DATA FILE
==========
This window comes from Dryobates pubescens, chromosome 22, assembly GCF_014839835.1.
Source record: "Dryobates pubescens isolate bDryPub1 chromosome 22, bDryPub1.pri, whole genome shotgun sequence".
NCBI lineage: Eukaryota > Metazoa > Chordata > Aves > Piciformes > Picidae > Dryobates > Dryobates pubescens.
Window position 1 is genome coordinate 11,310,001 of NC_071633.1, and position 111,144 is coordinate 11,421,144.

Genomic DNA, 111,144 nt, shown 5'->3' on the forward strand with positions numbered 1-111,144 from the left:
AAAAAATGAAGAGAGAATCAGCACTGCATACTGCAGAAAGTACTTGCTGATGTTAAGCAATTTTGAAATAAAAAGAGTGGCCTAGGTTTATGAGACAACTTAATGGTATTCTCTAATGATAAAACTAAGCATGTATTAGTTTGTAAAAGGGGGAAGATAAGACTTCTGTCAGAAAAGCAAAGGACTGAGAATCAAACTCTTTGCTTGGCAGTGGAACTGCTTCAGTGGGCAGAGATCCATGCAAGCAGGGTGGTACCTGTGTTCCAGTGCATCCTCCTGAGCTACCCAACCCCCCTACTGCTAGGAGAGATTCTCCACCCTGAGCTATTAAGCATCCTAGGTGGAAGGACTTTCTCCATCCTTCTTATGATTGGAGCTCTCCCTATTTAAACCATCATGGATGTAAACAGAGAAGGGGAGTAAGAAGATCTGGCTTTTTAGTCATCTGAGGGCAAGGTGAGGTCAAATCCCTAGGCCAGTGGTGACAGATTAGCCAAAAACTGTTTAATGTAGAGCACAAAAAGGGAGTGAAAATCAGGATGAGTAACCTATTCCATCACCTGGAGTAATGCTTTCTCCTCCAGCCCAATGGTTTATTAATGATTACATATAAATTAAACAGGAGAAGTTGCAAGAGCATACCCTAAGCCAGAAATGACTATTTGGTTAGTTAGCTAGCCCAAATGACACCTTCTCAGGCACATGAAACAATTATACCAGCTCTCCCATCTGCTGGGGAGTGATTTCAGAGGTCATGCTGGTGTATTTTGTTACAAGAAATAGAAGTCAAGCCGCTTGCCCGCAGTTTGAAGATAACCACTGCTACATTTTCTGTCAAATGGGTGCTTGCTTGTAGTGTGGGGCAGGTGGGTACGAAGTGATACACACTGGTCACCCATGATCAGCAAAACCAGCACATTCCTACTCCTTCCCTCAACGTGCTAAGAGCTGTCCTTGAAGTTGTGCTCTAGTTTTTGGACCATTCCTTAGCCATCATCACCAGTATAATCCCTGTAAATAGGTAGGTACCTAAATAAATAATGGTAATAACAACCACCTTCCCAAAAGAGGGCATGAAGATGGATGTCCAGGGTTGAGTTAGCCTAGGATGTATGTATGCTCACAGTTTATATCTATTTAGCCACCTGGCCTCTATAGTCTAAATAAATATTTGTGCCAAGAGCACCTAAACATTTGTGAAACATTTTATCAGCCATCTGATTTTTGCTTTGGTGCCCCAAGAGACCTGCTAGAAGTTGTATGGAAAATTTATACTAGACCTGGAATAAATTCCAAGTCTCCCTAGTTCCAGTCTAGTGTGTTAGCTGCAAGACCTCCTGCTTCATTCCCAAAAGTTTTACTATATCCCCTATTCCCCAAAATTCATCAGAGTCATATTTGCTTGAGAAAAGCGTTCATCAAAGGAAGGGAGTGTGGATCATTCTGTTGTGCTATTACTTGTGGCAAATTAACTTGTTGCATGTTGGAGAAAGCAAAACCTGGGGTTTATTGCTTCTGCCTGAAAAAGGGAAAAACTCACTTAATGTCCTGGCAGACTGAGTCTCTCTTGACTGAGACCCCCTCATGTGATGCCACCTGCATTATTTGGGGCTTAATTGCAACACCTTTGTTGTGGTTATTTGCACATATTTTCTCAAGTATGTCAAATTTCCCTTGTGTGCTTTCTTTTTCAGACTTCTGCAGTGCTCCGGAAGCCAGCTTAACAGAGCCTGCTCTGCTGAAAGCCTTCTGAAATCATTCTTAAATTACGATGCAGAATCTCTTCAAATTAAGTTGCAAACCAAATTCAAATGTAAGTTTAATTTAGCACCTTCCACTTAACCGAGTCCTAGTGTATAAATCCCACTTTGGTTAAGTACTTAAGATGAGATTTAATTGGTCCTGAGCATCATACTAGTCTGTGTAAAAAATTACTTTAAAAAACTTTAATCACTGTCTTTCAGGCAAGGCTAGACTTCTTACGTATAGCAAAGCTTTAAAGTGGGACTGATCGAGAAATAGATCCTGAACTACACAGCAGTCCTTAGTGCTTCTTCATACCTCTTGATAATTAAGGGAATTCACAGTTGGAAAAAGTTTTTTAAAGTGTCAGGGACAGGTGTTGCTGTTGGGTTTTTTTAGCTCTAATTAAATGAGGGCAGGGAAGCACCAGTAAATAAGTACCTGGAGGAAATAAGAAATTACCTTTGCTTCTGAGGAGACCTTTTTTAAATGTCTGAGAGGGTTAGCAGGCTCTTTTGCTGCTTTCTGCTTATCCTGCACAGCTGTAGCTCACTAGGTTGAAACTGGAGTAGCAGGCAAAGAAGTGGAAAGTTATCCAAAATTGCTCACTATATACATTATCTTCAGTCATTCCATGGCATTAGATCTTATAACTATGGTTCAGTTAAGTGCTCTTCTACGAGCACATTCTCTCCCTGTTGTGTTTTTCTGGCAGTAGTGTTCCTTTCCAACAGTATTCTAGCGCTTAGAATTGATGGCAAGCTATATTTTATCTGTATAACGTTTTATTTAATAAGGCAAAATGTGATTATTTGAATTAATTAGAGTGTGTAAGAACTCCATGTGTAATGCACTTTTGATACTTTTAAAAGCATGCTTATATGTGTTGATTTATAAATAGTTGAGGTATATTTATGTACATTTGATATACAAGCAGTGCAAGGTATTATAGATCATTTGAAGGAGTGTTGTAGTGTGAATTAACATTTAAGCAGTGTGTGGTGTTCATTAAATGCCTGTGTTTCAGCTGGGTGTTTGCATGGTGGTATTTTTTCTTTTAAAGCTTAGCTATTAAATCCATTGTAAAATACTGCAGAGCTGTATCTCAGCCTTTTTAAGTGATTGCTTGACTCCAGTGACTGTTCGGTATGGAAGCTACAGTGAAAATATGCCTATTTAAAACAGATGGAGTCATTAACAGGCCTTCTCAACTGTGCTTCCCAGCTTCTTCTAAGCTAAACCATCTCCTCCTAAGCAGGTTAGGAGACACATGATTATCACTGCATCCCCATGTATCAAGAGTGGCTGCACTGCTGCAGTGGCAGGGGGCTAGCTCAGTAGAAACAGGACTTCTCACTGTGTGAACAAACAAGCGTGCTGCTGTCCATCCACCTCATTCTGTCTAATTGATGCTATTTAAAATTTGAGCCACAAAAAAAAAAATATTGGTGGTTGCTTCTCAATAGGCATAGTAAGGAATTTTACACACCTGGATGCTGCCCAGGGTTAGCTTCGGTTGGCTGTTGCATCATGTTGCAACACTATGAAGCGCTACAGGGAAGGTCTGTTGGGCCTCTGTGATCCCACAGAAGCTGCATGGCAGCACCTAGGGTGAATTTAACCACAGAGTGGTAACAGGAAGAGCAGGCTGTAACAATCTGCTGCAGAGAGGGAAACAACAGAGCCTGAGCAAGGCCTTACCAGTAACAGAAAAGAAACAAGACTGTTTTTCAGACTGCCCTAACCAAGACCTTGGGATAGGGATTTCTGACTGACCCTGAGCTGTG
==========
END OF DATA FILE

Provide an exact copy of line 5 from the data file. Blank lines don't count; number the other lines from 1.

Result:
Genomic DNA, 111,144 nt, shown 5'->3' on the forward strand with positions numbered 1-111,144 from the left: